Dr. Cook does not have a minimum or maximum number that his program ranks. He will rank all candidates whom he thinks will be a good fit for the program.

Q:

Do you call your top applicants and discuss their interview and possibly joining your program without violating the rules of the Central Application Service for Podiatric Residencies/Council of Teaching Hospitals (CASPR/COTH)? How much influence do you receive from your current residents before making your final selections?

A:

After completing interviews, Drs. Visser and Quiroga like to contact the top potential candidates to further discuss their interest in the program. They say this assists them in finalizing the ranking. Dr. Clifford does not call applicants to discuss the interview or the rank, preferring to let the system work the way it was intended. At interviews, he tells callback candidates they will be ranked but the program can't tell them their current ranking. Dr. Cook also does not call the top applicants. Following the interviews, he invites all of the candidates intended for ranking to a social event and informs them all they are going to be ranked. Dr. Cook also instructs the applicants to rank the programs in their order of preference.

Dr. Urbas does not call any applicants but cites “a pretty intricate subculture surrounding this whole interview process.” His program’s residents talk to residents from other programs who may have been friends or classmates and he says they will naturally begin to talk about which students they are interested in having join their program. Dr. Urbas says some students will reach out to his program’s residents to see how they have done in the interview process.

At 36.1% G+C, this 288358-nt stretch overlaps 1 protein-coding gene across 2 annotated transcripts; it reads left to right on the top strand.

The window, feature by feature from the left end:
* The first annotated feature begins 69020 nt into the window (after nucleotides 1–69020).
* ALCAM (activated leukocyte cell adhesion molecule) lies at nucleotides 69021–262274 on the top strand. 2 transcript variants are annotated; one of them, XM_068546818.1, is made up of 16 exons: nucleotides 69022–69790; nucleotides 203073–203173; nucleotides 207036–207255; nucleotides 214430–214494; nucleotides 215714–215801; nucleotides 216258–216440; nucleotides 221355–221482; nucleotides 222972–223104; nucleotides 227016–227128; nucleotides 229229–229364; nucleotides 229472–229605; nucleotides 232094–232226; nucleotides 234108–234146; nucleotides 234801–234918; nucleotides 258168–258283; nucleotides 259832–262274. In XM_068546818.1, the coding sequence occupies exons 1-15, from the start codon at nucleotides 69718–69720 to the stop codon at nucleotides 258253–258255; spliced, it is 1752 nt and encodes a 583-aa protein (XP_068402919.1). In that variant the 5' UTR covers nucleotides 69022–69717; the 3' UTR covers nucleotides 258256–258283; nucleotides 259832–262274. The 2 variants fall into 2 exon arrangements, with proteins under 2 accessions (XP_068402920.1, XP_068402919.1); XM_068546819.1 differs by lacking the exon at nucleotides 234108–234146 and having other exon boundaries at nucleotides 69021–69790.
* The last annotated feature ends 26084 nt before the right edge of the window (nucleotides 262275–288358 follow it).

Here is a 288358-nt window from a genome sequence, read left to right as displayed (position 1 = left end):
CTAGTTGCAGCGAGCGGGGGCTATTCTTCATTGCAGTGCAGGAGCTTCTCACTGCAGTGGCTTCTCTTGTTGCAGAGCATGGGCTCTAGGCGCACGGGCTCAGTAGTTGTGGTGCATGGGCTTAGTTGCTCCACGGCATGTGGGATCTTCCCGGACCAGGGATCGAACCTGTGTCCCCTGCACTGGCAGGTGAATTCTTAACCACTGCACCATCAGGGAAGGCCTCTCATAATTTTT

Dr. Cook says current residents play a big role in his program’s rankings.

“We want to be as certain as possible the residents will be able to work well together and often the residents will be able to determine a candidate’s true work ethic and personality,” points out Dr. Cook.

Drs. Visser and Quiroga ask their current residents to rank the externs who have accepted interviews to assist in the decision of the program’s Centralized Residency Interview Process (CRIP) panel.

“While the final ranking is decided solely by our CRIP panel, we think it is important to have our current residents’ feedback when making our final decision,” note Drs. Visser and Quiroga. “Our current residents do have a significant say in our program because they know what is involved in being a resident in our program and the type of student that would fit well and perform well at our program,” says Dr. Urbas.

Dr. Clifford says current residents have minimal influence on his program’s final selections.

Q:

When a top resident candidate drops out, how do you handle that? Have you had a situation when a top candidate dropped out due to being guaranteed a spot with another residency program? Do you contact your COTH representative in these situations?

A:

Dr. Urbas says if one of the top candidates informs his program they are choosing another program, he and his colleagues “are always happy in the sense that residents need to feel comfortable where they will be spending the next three or four years.” He adds that he does not want a candidate who has no interest in his program.